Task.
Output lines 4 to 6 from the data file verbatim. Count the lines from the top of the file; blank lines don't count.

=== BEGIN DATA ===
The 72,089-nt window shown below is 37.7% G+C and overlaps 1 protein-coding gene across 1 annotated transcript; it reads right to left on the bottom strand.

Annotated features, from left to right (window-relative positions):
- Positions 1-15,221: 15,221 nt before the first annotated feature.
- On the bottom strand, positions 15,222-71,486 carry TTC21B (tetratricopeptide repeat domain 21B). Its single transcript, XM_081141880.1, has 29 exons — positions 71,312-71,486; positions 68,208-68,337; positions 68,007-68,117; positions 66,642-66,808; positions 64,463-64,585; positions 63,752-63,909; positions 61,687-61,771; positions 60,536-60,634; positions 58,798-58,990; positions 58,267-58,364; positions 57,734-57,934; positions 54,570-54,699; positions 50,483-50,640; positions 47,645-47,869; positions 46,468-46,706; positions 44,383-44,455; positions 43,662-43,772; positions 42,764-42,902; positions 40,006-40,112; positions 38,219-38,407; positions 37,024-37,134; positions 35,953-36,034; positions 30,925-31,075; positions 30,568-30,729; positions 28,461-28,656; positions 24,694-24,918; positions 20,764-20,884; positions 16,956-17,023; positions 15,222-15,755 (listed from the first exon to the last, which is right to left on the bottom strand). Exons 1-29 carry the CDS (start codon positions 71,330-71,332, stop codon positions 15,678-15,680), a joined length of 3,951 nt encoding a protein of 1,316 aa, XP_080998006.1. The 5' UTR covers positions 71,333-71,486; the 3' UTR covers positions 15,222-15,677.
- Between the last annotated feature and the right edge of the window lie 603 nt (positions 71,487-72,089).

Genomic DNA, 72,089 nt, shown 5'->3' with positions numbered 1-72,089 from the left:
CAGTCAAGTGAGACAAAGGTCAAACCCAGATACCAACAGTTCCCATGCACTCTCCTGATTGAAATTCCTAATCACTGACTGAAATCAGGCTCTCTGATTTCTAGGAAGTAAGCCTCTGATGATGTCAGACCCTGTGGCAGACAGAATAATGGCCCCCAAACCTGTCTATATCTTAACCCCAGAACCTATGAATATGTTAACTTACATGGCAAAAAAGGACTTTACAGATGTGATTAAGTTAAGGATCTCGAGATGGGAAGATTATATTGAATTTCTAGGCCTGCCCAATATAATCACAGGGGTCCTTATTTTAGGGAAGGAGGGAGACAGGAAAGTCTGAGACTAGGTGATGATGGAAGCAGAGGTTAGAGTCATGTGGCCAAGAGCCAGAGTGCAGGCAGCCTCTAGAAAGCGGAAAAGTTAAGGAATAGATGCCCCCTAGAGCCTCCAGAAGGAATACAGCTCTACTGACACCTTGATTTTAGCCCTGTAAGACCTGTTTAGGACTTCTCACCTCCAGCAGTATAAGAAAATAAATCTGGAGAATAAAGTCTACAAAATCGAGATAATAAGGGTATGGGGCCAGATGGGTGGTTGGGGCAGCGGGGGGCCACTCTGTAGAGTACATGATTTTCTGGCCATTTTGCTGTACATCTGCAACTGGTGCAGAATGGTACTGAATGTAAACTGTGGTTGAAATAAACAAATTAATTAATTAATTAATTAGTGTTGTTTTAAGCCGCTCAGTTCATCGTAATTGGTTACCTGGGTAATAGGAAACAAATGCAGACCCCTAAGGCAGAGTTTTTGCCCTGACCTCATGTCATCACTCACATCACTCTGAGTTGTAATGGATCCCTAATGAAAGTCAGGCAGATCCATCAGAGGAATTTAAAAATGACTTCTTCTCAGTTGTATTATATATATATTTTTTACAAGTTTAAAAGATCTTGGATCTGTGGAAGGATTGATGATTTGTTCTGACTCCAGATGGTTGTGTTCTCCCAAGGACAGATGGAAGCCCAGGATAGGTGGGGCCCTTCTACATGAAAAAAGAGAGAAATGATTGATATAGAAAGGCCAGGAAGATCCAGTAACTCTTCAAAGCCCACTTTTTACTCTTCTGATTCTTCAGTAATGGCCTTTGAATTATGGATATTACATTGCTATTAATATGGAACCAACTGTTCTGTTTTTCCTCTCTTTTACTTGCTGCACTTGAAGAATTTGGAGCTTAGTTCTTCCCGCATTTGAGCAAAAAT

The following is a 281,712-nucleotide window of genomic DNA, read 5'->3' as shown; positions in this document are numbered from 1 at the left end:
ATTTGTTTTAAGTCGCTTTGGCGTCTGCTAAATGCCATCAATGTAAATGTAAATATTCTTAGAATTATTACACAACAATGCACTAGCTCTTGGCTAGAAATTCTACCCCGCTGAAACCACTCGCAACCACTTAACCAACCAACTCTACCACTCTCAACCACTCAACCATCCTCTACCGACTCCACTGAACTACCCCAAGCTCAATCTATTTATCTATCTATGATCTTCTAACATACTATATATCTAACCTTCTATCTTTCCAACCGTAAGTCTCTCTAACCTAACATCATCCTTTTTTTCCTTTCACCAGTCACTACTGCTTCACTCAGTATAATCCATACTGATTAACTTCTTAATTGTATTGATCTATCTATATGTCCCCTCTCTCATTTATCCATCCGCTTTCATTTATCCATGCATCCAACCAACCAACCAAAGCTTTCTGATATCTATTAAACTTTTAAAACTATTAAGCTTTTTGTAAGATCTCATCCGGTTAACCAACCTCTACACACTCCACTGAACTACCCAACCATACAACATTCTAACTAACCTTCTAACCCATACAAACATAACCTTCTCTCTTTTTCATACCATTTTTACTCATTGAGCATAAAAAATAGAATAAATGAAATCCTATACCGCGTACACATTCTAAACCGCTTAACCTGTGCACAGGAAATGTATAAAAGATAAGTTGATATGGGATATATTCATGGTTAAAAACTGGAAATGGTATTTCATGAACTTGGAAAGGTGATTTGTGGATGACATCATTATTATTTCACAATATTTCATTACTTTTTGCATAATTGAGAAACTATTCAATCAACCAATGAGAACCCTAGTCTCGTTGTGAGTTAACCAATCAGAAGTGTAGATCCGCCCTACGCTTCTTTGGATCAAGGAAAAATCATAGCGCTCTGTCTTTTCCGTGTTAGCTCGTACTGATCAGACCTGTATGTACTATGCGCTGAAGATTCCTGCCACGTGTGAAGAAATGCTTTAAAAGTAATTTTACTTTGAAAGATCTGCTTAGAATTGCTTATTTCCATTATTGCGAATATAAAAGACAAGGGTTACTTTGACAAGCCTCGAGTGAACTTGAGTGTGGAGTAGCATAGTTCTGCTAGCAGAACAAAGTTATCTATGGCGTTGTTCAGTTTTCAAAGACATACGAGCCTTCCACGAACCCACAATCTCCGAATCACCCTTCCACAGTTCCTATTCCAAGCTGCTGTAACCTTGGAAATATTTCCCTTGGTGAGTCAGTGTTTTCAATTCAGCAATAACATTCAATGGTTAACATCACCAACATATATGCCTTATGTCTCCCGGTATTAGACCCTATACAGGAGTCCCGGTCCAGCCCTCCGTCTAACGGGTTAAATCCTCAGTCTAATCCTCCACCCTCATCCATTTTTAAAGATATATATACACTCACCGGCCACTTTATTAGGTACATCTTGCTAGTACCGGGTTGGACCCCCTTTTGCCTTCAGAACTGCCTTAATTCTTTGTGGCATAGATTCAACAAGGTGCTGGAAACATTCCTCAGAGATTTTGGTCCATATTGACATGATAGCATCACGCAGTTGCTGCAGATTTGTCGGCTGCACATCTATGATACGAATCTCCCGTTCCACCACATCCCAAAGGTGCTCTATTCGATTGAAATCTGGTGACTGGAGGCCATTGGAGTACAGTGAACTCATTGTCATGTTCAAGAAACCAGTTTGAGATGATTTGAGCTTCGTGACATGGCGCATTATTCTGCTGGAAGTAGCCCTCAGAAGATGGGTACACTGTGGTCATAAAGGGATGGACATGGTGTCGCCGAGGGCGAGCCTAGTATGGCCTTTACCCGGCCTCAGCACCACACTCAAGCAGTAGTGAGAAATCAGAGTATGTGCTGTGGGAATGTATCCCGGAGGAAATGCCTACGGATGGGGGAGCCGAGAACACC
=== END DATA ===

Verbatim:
- On the bottom strand, positions 15,222-71,486 carry TTC21B (tetratricopeptide repeat domain 21B). Its single transcript, XM_081141880.1, has 29 exons — positions 71,312-71,486; positions 68,208-68,337; positions 68,007-68,117; positions 66,642-66,808; positions 64,463-64,585; positions 63,752-63,909; positions 61,687-61,771; positions 60,536-60,634; positions 58,798-58,990; positions 58,267-58,364; positions 57,734-57,934; positions 54,570-54,699; positions 50,483-50,640; positions 47,645-47,869; positions 46,468-46,706; positions 44,383-44,455; positions 43,662-43,772; positions 42,764-42,902; positions 40,006-40,112; positions 38,219-38,407; positions 37,024-37,134; positions 35,953-36,034; positions 30,925-31,075; positions 30,568-30,729; positions 28,461-28,656; positions 24,694-24,918; positions 20,764-20,884; positions 16,956-17,023; positions 15,222-15,755 (listed from the first exon to the last, which is right to left on the bottom strand). Exons 1-29 carry the CDS (start codon positions 71,330-71,332, stop codon positions 15,678-15,680), a joined length of 3,951 nt encoding a protein of 1,316 aa, XP_080998006.1. The 5' UTR covers positions 71,333-71,486; the 3' UTR covers positions 15,222-15,677.
- Between the last annotated feature and the right edge of the window lie 603 nt (positions 71,487-72,089).

Genomic DNA, 72,089 nt, shown 5'->3' with positions numbered 1-72,089 from the left: